The World Health Organization (WHO) said a "substantial part of the population” in the developing world lacks access to quality, essential medicines. The group's director of essential medicines, has been meeting with African health officials in Zimbabwe on how to improve the situation in conjunction with the United Nations and the European Union.
Health officials from more than 15 African countries are meeting in Harare to discuss how the continent, and the developing world, can improve access to essential medical drugs.
According to the World Health Organization, the overall objective is to achieve health-related millennium development goals and universal health coverage in African, Caribbean and Pacific countries. This would be done through improving availability, affordability and use of quality essential medicines for priority acute and non-communicable diseases, thus improving cost effective health care and better patient health outcomes.
“We estimate that particularly in low and middle income countries, a substantial part of the population still has problems to access essential medicines. Partially that is an issue of money," WHO Essential Medicines Director Kees de Joncheere, told VOA referring to the situation in developing countries. " It is also a matter of efficiency and waste. We often see that countries are either not buying the right drugs, and instead of setting priorities and instead of investing in essential medicines they might be spending money on products that may not be addressing the needs of the population.”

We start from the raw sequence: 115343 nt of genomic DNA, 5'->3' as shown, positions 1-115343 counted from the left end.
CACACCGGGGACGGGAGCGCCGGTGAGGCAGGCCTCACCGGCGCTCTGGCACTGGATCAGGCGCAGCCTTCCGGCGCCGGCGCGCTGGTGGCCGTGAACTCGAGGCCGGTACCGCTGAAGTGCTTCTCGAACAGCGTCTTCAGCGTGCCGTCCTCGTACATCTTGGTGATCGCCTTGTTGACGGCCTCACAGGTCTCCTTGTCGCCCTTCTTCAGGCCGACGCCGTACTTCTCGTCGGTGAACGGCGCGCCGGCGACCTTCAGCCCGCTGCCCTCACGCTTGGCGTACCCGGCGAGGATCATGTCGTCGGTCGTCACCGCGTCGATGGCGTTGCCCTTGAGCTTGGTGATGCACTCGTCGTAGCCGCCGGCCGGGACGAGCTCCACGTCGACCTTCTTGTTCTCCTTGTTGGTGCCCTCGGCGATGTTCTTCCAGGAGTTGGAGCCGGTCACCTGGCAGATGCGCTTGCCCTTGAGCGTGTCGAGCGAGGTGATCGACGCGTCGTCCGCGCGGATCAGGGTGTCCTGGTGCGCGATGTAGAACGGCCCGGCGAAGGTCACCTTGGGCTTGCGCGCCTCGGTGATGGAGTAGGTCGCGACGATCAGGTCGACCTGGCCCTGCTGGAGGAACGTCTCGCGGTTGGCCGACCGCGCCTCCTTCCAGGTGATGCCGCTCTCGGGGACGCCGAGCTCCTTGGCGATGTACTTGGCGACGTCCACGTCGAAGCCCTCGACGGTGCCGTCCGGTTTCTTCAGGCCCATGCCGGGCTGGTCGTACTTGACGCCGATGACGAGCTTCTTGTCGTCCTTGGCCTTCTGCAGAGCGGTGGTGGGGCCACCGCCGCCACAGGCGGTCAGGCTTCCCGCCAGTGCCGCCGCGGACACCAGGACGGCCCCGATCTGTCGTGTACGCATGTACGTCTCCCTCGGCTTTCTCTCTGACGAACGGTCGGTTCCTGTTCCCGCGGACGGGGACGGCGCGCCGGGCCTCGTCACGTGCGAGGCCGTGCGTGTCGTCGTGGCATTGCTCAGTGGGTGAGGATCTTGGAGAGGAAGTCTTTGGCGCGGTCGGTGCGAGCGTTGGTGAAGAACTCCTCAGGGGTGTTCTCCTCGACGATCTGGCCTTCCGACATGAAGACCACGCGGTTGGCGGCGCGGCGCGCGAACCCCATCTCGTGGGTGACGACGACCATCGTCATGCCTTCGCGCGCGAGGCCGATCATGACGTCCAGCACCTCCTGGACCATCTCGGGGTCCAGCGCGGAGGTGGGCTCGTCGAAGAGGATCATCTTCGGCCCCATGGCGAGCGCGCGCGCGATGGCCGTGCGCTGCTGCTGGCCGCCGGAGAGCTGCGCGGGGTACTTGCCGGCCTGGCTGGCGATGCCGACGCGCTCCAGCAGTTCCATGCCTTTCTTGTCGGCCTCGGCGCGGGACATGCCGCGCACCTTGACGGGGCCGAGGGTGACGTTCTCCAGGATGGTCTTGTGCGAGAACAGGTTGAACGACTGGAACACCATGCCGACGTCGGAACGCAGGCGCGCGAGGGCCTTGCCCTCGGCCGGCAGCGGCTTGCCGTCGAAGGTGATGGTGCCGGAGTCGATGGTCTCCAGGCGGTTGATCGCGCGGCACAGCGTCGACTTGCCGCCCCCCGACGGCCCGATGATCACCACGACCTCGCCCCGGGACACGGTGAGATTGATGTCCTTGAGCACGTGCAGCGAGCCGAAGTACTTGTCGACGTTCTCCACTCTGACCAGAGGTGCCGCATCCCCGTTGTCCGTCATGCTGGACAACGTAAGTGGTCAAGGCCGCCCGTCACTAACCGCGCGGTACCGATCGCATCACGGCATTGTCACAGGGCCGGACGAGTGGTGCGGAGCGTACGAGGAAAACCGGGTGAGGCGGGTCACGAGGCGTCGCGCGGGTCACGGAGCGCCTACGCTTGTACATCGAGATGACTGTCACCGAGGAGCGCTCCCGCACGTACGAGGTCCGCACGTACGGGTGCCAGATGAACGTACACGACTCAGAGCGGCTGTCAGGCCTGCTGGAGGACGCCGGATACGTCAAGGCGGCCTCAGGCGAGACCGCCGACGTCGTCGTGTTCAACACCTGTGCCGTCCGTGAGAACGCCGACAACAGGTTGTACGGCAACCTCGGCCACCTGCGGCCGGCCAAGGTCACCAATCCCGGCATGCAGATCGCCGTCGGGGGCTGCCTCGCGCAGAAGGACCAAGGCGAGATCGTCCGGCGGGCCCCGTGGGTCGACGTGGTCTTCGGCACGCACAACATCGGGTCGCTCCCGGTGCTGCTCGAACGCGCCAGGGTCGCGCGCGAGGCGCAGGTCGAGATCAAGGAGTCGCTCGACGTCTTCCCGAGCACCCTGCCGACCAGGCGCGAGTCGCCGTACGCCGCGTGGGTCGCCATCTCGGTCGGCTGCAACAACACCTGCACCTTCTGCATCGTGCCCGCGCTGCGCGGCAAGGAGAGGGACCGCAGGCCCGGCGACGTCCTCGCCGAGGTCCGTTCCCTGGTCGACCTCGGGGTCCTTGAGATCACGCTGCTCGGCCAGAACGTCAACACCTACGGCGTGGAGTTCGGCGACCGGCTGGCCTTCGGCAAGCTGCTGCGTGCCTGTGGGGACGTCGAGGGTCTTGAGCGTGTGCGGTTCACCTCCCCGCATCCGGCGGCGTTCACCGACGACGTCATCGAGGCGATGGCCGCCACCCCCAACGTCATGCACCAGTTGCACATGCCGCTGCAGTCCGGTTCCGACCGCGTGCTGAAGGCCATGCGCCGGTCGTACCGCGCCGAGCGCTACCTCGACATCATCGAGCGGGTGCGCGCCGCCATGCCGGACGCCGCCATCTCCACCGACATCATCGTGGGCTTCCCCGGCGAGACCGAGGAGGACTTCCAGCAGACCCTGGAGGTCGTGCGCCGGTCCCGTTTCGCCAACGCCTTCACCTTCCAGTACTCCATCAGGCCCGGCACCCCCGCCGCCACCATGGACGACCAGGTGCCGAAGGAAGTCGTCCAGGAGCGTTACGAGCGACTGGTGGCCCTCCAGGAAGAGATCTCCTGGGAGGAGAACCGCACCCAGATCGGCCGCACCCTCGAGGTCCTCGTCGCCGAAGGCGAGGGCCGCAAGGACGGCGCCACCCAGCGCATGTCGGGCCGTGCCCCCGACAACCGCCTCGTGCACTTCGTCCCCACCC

Zimbabwe could be considered one of the countries not setting priorities, with all senior government officials driving the latest luxury vehicles and making several foreign trips while it depends on external funding to buy essential drugs such as ARVs.
Access to medicine
Zimbabwe Minister of Health David Parirenyatwa said his government is making headway to ensure all its citizens have access to essential drugs, though the coffers are almost empty.
"In this country, all our health facilities are now manned by trained medicine supervisors. This development is a good one. And I am quite certain that in most of our African countries that is indeed the situation. But I have seen people using drugs that are long, long expired. I think that is an issue that we need to take cognizant [be aware] of," Parienyatwa said.
Both the WHO official and Parirenyatwa said the issue of herbs in Africa also needs to be discussed. Some people in Africa resort to herbs if they are unable to afford medical drugs. Regina Mbindyo is a pharmacist from Kenya attending the WHO meeting in Harare. She said medicines are still costly in her country, but it is not all doom and gloom.
“In Kenya we have a mixed situation. I think availability of medicines in some areas has improved a lot; for example for HIV/AIDS [and] for malaria. But there are areas such as non-communicable diseases and medicines for children where sometimes the medicine is not available. It is too expensive compared to adult medicine, or there are other challenges to make it readily available,” she said.
It is such challenges that WHO, health experts from Africa and the African, Caribbean and Pacific Group of States, with assistance from the European Union, hope to overcome and ensure that they are dealt with in the developing world.